Instead, she was able to take advantage of the graduate transfer rule and come down to Philadelphia, where she’ll spend two years at Drexel, playing out this season before spending next as a graduate assistant on the Dragons’ staff. She knew even before committing to Drexel that a decision to go there would mean that family matchup.
“That was one of the things that [Drexel coach] Amy [Mallon] told me when [she was] recruiting me, that there’s a possibility that I’d play against my sister,” Tessa Brugler said, “and I think that was one thing I never would have thought. It’s really exciting and it’s awesome to share a court.”
Tessa (3) posts up on Talya (behind) in the second half. (Photo: Josh Verlin/CoBL)
“No, I never thought that we would be playing on the same court together,” Talya Brugler said. “It was a blessing, especially for my family, it was great to play against her — but I’m glad it’s over.”
Tessa’s Dragons were the victors at the end, a 63-55 decision over the Hawks which evened both teams’ records at 1-1 on the young season.
The older Brugler sister used a 15-point second quarter to propel herself to a team-high 19 points with three rebounds, going 7-of-13 from the floor in 31 minutes of action, with an assist and two blocks. Talya Brugler played 30 minutes, finishing with six points and six rebounds, plus two assists and a block.
Though Tessa and the Dragons got the better of Talya and the Hawks, the two of them each had their moments going up against each other. A first-half post-up saw Tessa get the better of her youngster sister; Tayla got revenge in the second half by forcing her older sibling into a couple airballs. There were plenty of other times, especially in the second half, where the two found themselves guarding one another on the block or out on the perimeter.
Countless games of one-on-one in their driveway during the COVID break helped them learn all their tendencies, as if they didn’t know them already.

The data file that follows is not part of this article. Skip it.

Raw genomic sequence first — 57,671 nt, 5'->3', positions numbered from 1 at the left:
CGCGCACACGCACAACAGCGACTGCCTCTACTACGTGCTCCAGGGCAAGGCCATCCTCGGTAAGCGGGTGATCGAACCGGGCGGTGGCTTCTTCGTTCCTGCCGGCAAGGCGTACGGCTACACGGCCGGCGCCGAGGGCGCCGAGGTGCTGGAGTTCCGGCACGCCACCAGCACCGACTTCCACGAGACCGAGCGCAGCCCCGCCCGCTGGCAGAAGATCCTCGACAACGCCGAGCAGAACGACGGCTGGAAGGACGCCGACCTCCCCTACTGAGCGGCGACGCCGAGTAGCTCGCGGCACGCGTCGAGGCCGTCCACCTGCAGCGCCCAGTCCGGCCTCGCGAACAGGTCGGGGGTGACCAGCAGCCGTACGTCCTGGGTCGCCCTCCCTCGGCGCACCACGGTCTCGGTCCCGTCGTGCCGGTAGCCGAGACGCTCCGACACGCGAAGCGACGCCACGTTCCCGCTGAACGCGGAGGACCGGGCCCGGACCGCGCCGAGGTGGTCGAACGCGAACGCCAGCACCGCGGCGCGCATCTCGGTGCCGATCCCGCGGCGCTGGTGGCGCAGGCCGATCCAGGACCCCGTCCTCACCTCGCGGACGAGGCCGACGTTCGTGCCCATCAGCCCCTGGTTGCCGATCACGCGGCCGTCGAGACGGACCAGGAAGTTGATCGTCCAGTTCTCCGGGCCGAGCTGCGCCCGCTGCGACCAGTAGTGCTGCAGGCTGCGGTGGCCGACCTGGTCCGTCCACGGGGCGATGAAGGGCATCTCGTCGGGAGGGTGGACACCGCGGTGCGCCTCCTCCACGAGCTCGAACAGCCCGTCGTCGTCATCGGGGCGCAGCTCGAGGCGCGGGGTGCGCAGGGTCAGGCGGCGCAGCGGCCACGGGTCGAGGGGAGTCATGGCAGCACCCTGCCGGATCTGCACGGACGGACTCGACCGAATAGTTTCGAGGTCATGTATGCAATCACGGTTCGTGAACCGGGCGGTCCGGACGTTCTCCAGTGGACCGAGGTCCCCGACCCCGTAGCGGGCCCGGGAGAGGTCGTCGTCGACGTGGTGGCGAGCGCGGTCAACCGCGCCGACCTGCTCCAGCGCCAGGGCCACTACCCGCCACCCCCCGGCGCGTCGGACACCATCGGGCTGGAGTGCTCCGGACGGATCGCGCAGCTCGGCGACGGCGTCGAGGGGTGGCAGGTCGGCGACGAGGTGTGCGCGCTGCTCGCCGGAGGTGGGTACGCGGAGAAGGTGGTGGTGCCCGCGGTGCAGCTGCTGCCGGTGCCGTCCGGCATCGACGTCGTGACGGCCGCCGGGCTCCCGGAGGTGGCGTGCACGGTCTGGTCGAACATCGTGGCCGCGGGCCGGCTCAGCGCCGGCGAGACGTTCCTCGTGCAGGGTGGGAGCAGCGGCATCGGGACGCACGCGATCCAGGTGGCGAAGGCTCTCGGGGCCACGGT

“She won’t admit to it, but in those 1-v-1 games I did get blocks, I did block her,” Talya said, but she was wrong.
“She’s a good defender, she’s lanky, she can get some good blocks,” Tessa had already admitted, “and using her height to her advantage on defense was something that helped me work on my game.”
The Brugler family (L to R): Tonya, Talya, Tessa, and Brent. (Photo: Josh Verlin/CoBL)
Call it payback, of the sisterly kind.
“Just watching her play, growing up and watching her at Bucknell, I watched her every move, because she was always the person I looked up to,” Talya said. “I knew what she was going to do and I just tried my best to contain it.”
“I call her an old soul because she handles things like a mature, experienced player,” Hawks coach Cindy Griffin said of her impressive rookie. “She went really hard tonight, a couple baskets here and there, and I thought she did the best job of anyone guarding (Tessa).”
Afterwards, they reunited on the court, parents and daughters, St. Joe’s and Drexel’s colors mingling amongst hugs and smiles.
“It’s definitely going to go down in the books as one of the coolest games I’ve ever played in my life,” Talya Brugler said. “Right now it doesn’t feel like that...but maybe tomorrow.”